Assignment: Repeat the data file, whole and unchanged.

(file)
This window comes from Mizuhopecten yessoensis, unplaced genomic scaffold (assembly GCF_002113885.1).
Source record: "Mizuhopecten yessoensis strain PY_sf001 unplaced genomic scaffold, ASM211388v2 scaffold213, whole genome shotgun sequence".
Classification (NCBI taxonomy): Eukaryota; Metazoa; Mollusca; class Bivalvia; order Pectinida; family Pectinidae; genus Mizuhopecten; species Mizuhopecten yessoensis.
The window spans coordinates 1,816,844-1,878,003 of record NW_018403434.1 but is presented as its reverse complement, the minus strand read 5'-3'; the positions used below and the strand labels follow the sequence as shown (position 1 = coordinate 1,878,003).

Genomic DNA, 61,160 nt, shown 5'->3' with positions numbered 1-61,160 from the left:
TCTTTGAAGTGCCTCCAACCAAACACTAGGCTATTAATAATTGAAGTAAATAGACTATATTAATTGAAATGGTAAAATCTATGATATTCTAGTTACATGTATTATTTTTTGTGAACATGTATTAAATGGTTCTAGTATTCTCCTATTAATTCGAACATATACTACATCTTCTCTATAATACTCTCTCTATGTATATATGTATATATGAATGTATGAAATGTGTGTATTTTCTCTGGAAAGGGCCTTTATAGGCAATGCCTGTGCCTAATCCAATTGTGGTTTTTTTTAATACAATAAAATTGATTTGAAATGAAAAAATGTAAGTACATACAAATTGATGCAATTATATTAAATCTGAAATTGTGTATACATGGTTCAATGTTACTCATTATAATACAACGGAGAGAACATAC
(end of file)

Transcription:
This window comes from Mizuhopecten yessoensis, unplaced genomic scaffold (assembly GCF_002113885.1).
Source record: "Mizuhopecten yessoensis strain PY_sf001 unplaced genomic scaffold, ASM211388v2 scaffold213, whole genome shotgun sequence".
Classification (NCBI taxonomy): Eukaryota; Metazoa; Mollusca; class Bivalvia; order Pectinida; family Pectinidae; genus Mizuhopecten; species Mizuhopecten yessoensis.
The window spans coordinates 1,816,844-1,878,003 of record NW_018403434.1 but is presented as its reverse complement, the minus strand read 5'-3'; the positions used below and the strand labels follow the sequence as shown (position 1 = coordinate 1,878,003).

Genomic DNA, 61,160 nt, shown 5'->3' with positions numbered 1-61,160 from the left:
TCTTTGAAGTGCCTCCAACCAAACACTAGGCTATTAATAATTGAAGTAAATAGACTATATTAATTGAAATGGTAAAATCTATGATATTCTAGTTACATGTATTATTTTTTGTGAACATGTATTAAATGGTTCTAGTATTCTCCTATTAATTCGAACATATACTACATCTTCTCTATAATACTCTCTCTATGTATATATGTATATATGAATGTATGAAATGTGTGTATTTTCTCTGGAAAGGGCCTTTATAGGCAATGCCTGTGCCTAATCCAATTGTGGTTTTTTTTAATACAATAAAATTGATTTGAAATGAAAAAATGTAAGTACATACAAATTGATGCAATTATATTAAATCTGAAATTGTGTATACATGGTTCAATGTTACTCATTATAATACAACGGAGAGAACATAC